All of the scores were adjusted (a statistical technique that takes into account other factors and ‘levels the playing field’) for depressive symptoms, neuroticism, social networks, and chronic medical conditions.

In the 7 years of the study, 155 of 951 people (16.3%) developed Alzheimer’s disease. Statistical analysis showed that greater purpose in life was associated with a substantially reduced risk of Alzheimer’s disease (hazard ratio, 0.48; 95% confidence interval, 0.33-0.69; P<.001).

Or in other words…

a person with a high purpose in life score was approximately 2.4 times more likely to remain free of AD than was a person with a low purpose in life score.

A high purpose in life score was also linked to less ‘mild cognitive impairment’.  Mild cognitive impairment is a long preclinical phase during which people may transition before they show sufficient symptoms be diagnosed with Alzheimer’s disease.

A high purpose in life score was also linked to a slower rate of cognitive decline in old age. And purpose in life was related a decline in semantic memory, followed by episodic memory, then perceptual speed, and working memory.

What is the biological basis of the association of purpose in life with brain health?

As yet is remains unknown.  We do know that lack of purpose in life is associated with high levels of the stress hormone cortisol, markers of inflammation, low high-density lipoprotein cholesterol levels (the ‘good’ cholesterol), and abdominal fat – all factors that associated with poor general health.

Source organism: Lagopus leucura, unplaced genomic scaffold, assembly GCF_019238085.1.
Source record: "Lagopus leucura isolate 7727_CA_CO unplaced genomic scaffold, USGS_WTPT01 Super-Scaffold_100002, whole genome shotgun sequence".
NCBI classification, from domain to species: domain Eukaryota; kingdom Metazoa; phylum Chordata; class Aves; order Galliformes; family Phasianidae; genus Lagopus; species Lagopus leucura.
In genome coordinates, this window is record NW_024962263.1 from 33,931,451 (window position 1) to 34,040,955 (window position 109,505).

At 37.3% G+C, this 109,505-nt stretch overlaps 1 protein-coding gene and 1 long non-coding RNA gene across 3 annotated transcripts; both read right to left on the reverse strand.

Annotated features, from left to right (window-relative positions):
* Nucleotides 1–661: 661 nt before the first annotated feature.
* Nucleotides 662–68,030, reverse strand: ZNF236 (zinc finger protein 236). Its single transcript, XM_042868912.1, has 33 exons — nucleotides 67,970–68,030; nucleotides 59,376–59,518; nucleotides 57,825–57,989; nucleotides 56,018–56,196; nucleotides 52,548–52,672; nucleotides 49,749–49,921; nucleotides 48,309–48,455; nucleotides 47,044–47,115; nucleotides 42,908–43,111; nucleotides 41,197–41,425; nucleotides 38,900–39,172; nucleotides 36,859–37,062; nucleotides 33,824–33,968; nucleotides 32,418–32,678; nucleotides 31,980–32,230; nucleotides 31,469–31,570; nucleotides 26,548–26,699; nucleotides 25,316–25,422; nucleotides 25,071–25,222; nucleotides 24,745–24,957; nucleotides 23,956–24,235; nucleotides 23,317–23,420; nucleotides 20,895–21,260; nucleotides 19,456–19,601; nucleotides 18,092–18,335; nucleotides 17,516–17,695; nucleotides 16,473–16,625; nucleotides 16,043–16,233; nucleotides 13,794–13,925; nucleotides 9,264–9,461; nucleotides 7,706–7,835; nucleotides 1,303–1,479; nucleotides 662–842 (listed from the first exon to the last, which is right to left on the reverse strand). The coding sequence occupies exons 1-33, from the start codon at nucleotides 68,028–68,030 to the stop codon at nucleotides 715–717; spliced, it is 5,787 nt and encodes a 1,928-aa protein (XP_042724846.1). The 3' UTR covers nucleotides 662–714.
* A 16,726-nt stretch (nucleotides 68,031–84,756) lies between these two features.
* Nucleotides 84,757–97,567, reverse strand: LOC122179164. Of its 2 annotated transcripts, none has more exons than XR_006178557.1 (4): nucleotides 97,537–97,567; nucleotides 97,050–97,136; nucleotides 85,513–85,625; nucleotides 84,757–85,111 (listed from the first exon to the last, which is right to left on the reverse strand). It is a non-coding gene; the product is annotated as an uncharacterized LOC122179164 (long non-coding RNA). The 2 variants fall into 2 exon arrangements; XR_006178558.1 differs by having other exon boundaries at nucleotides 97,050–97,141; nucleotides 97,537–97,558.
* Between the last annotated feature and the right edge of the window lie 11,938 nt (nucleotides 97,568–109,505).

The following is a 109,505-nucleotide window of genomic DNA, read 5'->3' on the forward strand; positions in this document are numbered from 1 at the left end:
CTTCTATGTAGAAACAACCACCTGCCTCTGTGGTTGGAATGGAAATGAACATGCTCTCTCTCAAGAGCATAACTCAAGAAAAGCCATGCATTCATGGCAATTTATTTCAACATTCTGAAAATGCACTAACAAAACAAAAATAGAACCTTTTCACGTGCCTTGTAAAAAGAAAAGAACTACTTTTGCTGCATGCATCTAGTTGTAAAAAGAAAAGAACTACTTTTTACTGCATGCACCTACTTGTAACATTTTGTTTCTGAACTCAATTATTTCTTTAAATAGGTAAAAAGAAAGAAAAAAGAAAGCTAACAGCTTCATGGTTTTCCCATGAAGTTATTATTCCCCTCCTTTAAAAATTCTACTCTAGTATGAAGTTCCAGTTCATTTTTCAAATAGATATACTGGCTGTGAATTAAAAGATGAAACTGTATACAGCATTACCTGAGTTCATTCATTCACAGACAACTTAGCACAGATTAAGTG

So, science might not yet have all the answers as to HOW purpose in life exerts an effect on the brain.  But they have provided some pretty compelling evidence to foster your ‘purpose’/passion/ bliss/wisdom, or to find your north star.

How do your find your life’s purpose?

By lovely coincidence, another wellness blogger Mark Sisson from Mark’s Daily Apple was also writing about purpose and longevity recently.

Because he says it so well, here is his take on how to find your purpose, and I couldn’t agree more …

…do the list making, the rational weighing, the free from brainstorming that experts suggest. Reflect on your passions, your priorities, your values, your talents and temperament. Consider where all of these can intersect with the needs you see in the circles or society around you. Talk to friends. Take a stab at writing a personal mission statement if you’re so inclined. Mull on the question while you’re washing dishes. Fill your head with the possibilities, the pros and drawbacks, the complexities and ambiguities. But then move out of cerebral mode entirely, get out of your own way, and hand the question over to your intuitive self.

Personally, I find there’s nothing more conducive to intuitive thinking than solo time outdoors… Think the question once – and only once – as you head out “into the wild” for your mini retreat. Then forget about it for the day. Just be and do and watch and smell and head home when you’re good and ready….